SDM in the 1980s: An Expanding Industry
As the security industry expanded during the 1980s, SDM reflected the changes. Now under the new management â€” having been acquired in 1979 by Newton, Mass.-based Cahners Publishing Co., but published out of its Chicago office â€” SDM got a new staff as well as a new look during the 1980s. Susan Whitehurst was named editorial director in mid-1981, a position she held well into the 1980s and beyond that as the publisher â€” and a familiar name to many readers. Les Gold began writing the legal column, “Security & the Law,” which he continues to write this day. SDM’s current editor, Laura Stepanek, joined the staff in 1984 as a wide-eyed journalist taking on her first assignment as a proofreader.
A modern new logo was added to the cover, and under the direction of a professional designer and production manager, the layout and art design were improved and updated. A far cry from the inaugural edition in January 1971 of 32 pages, each issue of SDM now approached 200 pages, sometimes greater.
And there were plenty of stories to fill the pages. Security endured the growing pains that all flourishing industries undergo: training, licensing, community relations, marketing, unfair competition. For example, a story in 1981 titled, “Cable Security Reaches for a Mass Market,” outlined how various cable providers across the United States were planning for a mass-market approach to home security installation and monitoring via their cable customer account base and cable television infrastructure. Further, SDM reported on new telecommunications legislation and the break-up of the Regional Bell Operating Companies (RBOCs), which would open the door for competition under David versus Goliath type circumstances.
The themes of the decade revealed how technologies were unfolding new opportunities. For instance, the invention of the digital communicator in the 1970s allowed monitoring to be done over long distances, thus spawning third-party central stations and new dealerships that opened practically overnight. Coupled with the miniaturization of motion sensors and door/window contacts, and greater use of wireless controls, the industry was ripe for a mass marketing effort in home security. The opportunity to penetrate the residential marketplace didn’t present itself only to local, small dealers or professional installers. SDM’s coverage throughout the 1980s showed that retail businesses like Sears Roebuck and Radio Shack tried out the market â€” each for a time.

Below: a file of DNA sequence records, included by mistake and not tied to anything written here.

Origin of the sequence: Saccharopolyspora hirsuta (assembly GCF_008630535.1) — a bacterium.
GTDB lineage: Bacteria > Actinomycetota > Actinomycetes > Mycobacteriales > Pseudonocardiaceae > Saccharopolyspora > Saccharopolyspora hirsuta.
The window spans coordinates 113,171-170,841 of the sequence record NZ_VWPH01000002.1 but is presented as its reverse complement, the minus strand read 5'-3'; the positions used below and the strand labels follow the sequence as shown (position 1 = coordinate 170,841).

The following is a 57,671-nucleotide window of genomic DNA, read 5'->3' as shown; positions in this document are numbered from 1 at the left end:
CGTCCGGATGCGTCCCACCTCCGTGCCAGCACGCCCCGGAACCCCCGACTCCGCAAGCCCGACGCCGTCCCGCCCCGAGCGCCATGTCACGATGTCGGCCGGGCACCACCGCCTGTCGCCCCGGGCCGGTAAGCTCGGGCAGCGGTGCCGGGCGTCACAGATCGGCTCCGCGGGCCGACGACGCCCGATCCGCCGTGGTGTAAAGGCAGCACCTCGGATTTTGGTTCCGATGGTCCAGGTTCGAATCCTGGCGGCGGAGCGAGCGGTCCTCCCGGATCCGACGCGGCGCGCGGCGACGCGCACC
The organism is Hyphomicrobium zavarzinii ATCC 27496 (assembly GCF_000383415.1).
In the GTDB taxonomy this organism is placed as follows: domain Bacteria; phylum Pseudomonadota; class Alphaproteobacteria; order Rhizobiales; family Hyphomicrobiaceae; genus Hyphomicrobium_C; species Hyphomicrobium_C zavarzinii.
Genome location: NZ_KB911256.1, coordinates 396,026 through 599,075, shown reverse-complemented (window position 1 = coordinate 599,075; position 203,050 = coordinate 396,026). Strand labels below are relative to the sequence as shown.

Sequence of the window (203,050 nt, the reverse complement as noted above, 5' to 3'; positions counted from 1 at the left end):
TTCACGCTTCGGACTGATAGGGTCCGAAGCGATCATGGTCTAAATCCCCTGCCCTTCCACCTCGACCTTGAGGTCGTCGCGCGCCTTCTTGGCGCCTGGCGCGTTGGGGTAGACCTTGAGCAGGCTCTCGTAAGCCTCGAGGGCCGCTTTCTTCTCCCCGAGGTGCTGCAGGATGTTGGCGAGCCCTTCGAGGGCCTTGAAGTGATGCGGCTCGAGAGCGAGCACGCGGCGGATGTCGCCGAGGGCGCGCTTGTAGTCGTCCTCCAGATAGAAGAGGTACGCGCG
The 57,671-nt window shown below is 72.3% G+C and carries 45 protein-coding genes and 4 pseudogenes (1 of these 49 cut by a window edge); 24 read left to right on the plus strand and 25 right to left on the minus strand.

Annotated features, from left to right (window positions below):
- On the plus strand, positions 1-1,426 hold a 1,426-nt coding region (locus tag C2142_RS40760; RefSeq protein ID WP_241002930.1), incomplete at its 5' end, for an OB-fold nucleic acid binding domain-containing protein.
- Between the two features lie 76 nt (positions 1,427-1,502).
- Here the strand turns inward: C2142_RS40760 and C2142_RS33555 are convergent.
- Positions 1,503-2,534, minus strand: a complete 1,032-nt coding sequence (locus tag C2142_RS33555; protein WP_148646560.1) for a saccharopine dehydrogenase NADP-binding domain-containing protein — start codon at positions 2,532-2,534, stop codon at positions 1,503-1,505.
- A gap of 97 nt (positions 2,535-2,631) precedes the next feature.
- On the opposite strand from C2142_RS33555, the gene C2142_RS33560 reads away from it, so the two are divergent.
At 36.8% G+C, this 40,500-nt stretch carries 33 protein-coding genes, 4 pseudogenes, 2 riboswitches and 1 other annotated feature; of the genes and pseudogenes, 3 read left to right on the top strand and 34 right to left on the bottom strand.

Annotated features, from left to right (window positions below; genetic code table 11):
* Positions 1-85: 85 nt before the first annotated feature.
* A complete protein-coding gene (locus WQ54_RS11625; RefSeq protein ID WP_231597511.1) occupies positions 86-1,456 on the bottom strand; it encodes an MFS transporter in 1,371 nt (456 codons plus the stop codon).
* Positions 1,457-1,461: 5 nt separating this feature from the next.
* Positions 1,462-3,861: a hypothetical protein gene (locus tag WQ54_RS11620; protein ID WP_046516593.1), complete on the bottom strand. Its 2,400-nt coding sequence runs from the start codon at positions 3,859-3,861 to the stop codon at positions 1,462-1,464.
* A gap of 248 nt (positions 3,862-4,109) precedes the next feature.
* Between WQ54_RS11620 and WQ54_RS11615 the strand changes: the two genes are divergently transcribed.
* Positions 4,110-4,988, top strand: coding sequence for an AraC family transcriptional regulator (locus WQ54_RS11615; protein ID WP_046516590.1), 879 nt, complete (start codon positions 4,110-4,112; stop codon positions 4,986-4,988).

Along with so many new, small security dealerships opening up, the issues centered on training, licensing, and in other ways encouraging professionalism. The National Burglar & Fire Alarm Association created its National Training School (NTS) to provide a fundamental level of education for installers and technicians. In 1985, three NTS instructors spent a week at SDM’s offices in Chicago, training and certifying the editorial staff as Level 1 Alarm Technicians. As the number of installed security systems surged, so too did false alarms and the industry began to take giant steps towards managing them by dedicating professionals to educating the industry.
Advertisements placed in SDM transitioned from static black-and-white in the 1970s to brilliant color in the 1980s â€” just as it became routine for dealers to leave behind B&W CCTV cameras for color cameras during the 1980s. To keep readers up-to-date with the changes in technology, SDM published reader favorites such as the departments of “Kinks & Hints,” “Installation Report,” “Equipment Overview,” and “Workbench Review.” By the end of the decade, computers were beginning to be more commonly employed for not only communication and accounting tasks, but also for technical procedures such as remote panel uploading and downloading.
Little did SDM or its readers know at the time, that the next decade â€” the 1990s â€” would usher in a whole new world with the Internet. n